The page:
New state regulations concerning the water supply for the town of Rochester led members of the town’s Water Commission as well as representatives from Tata and Howard, a water and wastewater consultant, to the Board of Selectmen meeting Monday evening.
According to Tata and Howard Vice President Patrick S. O’Neale, the new regulations will have an effect on 200-plus homes in town that have public water.
“Probably in the long run, [the new regulations] will affect the town itself,” O’Neale said.
According to O’Neale, re-permitting that is set to take place in 2015 for towns who purchase water will eventually put restrictions on the amount of water used by homes that have public water.
“With re-permitting, there’s going to be pressure on the water suppliers to limit withdrawals,” O’Neale said. “If you limit water use, and you have the same expenses, then the water rates will go up. There will be some trickle down effect when that happens.”
According to O’Neale, the state had already extended water permits from 2011 until 2013, and then again in 2013 until 2015.
The potential limits could involve limitations involving droughts, when the state can limit the use of water. Currently, when there is a drought, someone with public water can water his or her lawn every other day. Under the new standards, they would only be permitted to water once a week and not between the hours of 9:00 am-5:00 pm. There would also be a list of other potential changes to accompany the new water restrictions.
“That change is coming in the form of a new bylaw,” O’Neale said. “It’s a pretty big change when you’re coming to communities that are used to watering their lawns.”
Town Officials and the representatives on hand said that they would continue to meet with the town to determine what changes they need to make in the future regarding the re-permitting and subsequent changes.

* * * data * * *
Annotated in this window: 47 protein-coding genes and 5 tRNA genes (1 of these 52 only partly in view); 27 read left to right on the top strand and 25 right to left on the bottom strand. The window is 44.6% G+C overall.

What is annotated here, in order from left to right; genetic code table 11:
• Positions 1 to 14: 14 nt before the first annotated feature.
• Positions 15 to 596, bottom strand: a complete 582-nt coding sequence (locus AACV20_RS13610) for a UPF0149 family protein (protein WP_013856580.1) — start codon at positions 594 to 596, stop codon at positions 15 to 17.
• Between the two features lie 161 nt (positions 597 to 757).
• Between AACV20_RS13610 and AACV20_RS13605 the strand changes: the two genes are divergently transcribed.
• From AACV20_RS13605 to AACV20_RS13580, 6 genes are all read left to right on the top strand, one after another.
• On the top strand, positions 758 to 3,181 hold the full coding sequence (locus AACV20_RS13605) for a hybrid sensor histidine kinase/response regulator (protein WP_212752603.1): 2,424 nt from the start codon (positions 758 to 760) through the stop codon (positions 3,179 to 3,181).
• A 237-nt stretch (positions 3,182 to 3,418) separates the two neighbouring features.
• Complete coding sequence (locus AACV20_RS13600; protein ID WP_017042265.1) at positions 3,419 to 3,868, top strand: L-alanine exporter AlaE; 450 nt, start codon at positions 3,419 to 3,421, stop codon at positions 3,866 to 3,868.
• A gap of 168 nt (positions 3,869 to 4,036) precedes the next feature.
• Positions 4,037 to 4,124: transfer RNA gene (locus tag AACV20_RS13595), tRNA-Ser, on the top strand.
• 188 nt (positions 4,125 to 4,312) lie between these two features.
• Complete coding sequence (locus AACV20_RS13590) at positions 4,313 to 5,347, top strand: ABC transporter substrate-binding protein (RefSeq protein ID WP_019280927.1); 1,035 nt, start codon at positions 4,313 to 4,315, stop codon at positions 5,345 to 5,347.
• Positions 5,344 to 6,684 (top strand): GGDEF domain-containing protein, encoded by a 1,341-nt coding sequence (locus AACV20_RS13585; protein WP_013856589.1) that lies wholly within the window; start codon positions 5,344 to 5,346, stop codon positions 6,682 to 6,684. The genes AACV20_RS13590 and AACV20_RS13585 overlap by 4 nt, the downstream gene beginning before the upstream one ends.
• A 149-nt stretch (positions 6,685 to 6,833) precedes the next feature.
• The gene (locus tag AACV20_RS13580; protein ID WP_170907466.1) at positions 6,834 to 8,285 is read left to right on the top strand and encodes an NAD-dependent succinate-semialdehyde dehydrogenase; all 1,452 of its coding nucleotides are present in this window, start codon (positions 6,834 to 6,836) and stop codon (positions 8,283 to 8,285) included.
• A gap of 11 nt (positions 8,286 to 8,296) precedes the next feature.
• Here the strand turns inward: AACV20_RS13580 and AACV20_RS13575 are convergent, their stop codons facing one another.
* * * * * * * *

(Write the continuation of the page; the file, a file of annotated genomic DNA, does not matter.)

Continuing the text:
In other news, Finance Committee Chair Kristian Stoltenberg was on hand to discuss the potential proactive hiring of a full-time Assessor for the Town for Fiscal Year 2015, something that he says that the Board of Assessors has been unwilling to discuss with the Finance Committee up until this point.
“There is no attempt on our part to tell the Board of Assessors how to run themselves,” Stoltenberg said. He said that they were merely asking for a meeting to discuss the potential for a full-time assessor, but so far, they have not cooperated.
“We just want to have a free-flowing discussion,” Stoltenberg said. “All I’m asking is for a little bit of consideration.”
According to Massachusetts’ general laws, the decision to hire or not hire someone lies with the Board of Assessors themselves.
Diana Knapp of the Board of Assessors was on hand to represent them, and she read a letter from the Board basically stating that at this point, they were unwilling to consider hiring someone new, though they were open to having members of the Finance Committee attend their next meeting.
“I was a little amazed that I got this response,” Stoltenberg said, “but I’ll take the challenge. If they say I can come to this meeting, then I will.”
“I think it’s always been a goal of the Assessors to have a full-time assessor,” Selectmen Chair Naida Parker said. “I would hope that the Assessor would take the opportunity to meet with [the Finance Committee]. I think that now is the time – as you get further along in the budget process – the amount of available monies that you can allocate must shrink.”
All in all, Stoltenberg seemed pleased that some progress had finally been made in the communication between the two groups.
“The fact that [Knapp] was there was a good show on their part,” Stoltenberg said. “This is an opportunity for the town. It’s a great opportunity.”
By Nick Walecka